This is kind of an obvious one, but I have taken more time to be sure that what I post is the best content that I can create. I suppose it has inspired me to find the most scenic views possible, to wake up extra early for the best possible lighting and has pushed me to learn more about photo editing to get better looking images. On the downside, the new algorithm encourages people to only photograph the same epic viewpoints and the same types of scenes that always seem to do well on Instagram. I also see many cookie cutter accounts with the same exact editing styles, as people copy the most popular accounts to try and gain followers. I think creativity both in the shooting and editing of photos has taken a hit. How unfortunate!

I woke up early for this sunrise at Convict Lake!
  • Finding the best hashtags

Hashtags are one way that people can find your photos on Instagram. I try to maximize how many people will be seeing my posts by trying to find the best hashtags to use. Not all hashtags are equal! If a hashtag is too unpopular, then no one will likely see it (for example #goatonamountaintop has only 3 posts) but if a hashtag is too popular, your image will quickly get lost in a sea of thousands of photos (for example #wanderlust has 43 million posts). I try to keep a balance and have a mix of small, medium, and large hashtags.

I still don’t know how many hashtags are allowed. I used to do 60 tags (30 in a comment and 30 more in the caption). However, recently I heard that only 30 hashtags work and the other 30 are invisible so I switched back to 30. I have also heard about certain hashtags being banned or the idea of an account being “shadowbanned” for using broken hashtags without ever being notified. However, I really don’t know anything about these things. If you know more about this, let me know in the comments!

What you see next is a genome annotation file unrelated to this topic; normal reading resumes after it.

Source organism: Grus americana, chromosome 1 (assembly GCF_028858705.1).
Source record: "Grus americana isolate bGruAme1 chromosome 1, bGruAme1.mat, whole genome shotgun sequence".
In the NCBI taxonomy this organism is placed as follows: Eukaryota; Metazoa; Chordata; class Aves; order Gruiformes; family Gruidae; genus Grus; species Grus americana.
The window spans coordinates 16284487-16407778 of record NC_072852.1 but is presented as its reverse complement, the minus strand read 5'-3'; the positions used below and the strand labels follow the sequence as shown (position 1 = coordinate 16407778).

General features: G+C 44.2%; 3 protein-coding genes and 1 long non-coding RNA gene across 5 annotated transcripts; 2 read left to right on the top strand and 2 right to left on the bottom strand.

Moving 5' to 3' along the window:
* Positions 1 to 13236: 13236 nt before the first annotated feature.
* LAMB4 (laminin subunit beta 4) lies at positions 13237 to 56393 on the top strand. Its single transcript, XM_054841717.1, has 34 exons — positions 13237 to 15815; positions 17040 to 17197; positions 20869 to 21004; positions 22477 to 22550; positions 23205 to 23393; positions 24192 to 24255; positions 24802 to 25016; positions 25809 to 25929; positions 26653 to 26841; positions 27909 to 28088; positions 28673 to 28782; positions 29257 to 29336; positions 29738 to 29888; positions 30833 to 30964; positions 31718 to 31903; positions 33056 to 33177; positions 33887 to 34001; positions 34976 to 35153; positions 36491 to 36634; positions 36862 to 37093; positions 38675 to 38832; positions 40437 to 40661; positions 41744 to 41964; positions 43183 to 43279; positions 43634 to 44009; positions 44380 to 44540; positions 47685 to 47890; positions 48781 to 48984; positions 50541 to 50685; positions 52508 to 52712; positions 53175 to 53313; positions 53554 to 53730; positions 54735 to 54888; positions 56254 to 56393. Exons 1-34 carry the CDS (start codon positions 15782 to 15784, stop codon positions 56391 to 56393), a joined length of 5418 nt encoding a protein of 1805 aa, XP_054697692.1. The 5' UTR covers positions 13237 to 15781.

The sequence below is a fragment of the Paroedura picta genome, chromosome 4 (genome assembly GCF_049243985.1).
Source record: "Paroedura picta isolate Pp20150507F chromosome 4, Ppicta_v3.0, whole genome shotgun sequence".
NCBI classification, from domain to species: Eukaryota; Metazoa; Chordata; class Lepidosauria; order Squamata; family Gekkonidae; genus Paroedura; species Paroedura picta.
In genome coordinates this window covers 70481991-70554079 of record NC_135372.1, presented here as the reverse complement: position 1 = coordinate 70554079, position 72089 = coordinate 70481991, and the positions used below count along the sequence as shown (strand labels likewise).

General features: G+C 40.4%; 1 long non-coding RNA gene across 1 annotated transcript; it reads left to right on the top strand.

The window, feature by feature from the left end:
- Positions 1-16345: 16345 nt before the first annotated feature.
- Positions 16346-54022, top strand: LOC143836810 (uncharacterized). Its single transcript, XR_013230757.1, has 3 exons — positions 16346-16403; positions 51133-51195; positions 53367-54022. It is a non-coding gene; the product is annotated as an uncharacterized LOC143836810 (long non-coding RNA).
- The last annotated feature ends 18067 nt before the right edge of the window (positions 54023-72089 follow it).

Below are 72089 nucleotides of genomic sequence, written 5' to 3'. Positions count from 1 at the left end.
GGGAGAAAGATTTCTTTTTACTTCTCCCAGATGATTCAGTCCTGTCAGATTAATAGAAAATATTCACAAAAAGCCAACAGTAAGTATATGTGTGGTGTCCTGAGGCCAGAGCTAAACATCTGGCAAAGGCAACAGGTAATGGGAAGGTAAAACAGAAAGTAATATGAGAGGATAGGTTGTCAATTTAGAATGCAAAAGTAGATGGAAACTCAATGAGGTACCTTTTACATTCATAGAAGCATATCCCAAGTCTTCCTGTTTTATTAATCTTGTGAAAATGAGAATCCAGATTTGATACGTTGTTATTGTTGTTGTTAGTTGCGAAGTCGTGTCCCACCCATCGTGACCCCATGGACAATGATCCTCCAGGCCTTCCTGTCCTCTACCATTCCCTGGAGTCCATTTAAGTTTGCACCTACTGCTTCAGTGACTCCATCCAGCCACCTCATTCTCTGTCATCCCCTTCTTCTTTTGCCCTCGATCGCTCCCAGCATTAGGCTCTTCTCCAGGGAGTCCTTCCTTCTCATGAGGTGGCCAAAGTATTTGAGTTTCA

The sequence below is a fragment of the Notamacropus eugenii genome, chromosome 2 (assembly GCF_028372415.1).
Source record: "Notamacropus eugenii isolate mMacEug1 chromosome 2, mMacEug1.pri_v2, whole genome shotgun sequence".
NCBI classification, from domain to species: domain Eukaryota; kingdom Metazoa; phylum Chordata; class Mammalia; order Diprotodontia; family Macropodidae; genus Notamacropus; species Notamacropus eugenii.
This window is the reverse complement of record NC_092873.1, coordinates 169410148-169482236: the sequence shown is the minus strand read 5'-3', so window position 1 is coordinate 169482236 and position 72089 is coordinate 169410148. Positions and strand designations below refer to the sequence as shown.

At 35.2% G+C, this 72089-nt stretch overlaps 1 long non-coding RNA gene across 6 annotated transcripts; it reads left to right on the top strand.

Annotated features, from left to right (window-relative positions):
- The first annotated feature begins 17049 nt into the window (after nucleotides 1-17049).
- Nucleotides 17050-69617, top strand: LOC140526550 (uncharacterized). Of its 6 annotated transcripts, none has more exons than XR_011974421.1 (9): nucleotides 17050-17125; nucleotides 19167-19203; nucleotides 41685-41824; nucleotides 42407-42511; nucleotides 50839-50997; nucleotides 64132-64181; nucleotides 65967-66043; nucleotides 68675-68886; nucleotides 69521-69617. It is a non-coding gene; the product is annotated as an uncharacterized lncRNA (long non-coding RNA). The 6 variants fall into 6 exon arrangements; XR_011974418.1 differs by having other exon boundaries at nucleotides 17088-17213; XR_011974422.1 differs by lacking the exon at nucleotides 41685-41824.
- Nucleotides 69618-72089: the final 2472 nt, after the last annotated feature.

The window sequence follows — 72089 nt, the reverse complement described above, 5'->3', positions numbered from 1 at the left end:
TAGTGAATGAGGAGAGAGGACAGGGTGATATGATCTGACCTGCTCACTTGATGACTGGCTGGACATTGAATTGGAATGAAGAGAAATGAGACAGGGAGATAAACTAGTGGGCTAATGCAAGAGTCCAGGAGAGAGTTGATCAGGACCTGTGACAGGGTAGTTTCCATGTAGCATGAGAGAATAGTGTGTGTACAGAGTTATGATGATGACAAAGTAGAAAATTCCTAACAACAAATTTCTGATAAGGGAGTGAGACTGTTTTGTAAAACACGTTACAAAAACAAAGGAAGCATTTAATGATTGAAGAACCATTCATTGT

I always try to keep an eye our for weekly hashtag contests and weekend projects such as those on @PassionPassport and @REI as well as @Instagram’s WHP (Weekend Hashtag Project). Not only will I have a shot at winning the contest and be featured by a large account, it also means these specific hashtags are likely to be looked at as new people enter the contest and browse through the entries.

I try to choose hashtags appropriate to each individual photo, including location and regional tags, and I often try to choose hashtags that are associated with real brands or legitimate accounts. I also check that those accounts actually feature random people from Instagram and not just their own ambassadors, photographers, or employees. For example, National Geographic (@natgeo) typically features photos from official National Geographic photographers. On the other hand, Clif Bar (@clifbar) has featured a handful of my photos through the #FeedYourAdventure hashtag, which seems much more worth it! It is still a trial and error process. I’d love to hear any suggestions when it comes to the best hashtags!

  • Instagram “Pods”?

I have recently heard of something known as Instagram “Pods” where a group of big accounts has a secret chat room, either through Instagram DM or an outside chat app. Through this chat room, people announce when they post a new photo and then the rest of the people hop on Instagram to immediately like and comment on the new photo. Supposedly this boosts the photo’s ‘engagement rating’ or something like that, allowing the photo to then be seen by more people, getting more likes and comments, boosting its rating even higher, and the cycle continues.

I was invited to one of these “pods” before I knew what they were, and immediately left the chat group. It felt really strange and inauthentic. The idea of being pressured to comment on some one’s photo felt weird and wrong, as well as knowing that some of the comments on my photos were out of obligation rather than genuine compliments. This idea also makes me think of the incredibly talented photographers and Instagrammers out there who aren’t invited to “pods” who will struggle even more to get their photos noticed because the more popular posts are getting inflated by boosting each other up. It’s like a “rich get richer” scheme. I don’t like it!


Should I give up?

I am still thankful to the many people who I’ve connected with and who like, comment, DM, and inspire me every day with their photos and stories. Instagram still has a lot going for it and continues to be a really great community, so I haven’t given up, though I do feel less and less excitement to post and engage on Instagram these days. I hope that Instagram will listen to the backlash and criticism from their users and return to the old algorithm, or a new one that brings back the same spirit of connection that we had last year. I especially want this to happen for new and amazing accounts that got a late start on the game, and may feeling hampered or stagnant in their growth despite having outstanding and high quality content.